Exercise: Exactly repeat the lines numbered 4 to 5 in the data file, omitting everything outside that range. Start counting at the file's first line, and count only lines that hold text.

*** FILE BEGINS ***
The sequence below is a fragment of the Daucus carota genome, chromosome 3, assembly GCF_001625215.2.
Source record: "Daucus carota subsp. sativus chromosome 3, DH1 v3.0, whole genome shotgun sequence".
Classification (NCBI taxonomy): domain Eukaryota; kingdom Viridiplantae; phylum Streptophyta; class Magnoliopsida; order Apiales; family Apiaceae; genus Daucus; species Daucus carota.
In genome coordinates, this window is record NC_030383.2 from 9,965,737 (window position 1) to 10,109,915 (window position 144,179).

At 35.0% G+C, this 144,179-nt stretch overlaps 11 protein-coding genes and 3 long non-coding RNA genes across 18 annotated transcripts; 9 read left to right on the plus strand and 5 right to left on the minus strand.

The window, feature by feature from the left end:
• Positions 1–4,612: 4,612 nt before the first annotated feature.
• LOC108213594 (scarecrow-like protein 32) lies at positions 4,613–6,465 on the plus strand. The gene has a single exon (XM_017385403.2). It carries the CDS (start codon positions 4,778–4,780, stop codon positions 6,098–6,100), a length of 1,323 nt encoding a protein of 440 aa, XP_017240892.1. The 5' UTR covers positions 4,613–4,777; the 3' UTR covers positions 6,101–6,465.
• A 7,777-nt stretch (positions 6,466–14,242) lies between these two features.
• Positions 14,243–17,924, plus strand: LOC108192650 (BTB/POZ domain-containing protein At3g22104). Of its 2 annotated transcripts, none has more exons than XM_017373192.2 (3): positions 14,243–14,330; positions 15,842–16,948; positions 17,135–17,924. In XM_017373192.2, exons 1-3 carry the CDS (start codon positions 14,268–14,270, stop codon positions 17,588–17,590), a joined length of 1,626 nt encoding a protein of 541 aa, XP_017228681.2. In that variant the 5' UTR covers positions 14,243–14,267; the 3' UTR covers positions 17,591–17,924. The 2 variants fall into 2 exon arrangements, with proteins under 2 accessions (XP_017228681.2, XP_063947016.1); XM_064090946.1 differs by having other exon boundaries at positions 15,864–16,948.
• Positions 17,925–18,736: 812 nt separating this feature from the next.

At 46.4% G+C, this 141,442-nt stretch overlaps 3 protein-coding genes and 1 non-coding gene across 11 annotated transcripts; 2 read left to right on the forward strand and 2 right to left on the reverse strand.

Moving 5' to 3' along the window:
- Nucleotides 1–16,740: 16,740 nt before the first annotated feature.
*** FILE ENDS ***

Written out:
In genome coordinates, this window is record NC_030383.2 from 9,965,737 (window position 1) to 10,109,915 (window position 144,179).

At 35.0% G+C, this 144,179-nt stretch overlaps 11 protein-coding genes and 3 long non-coding RNA genes across 18 annotated transcripts; 9 read left to right on the plus strand and 5 right to left on the minus strand.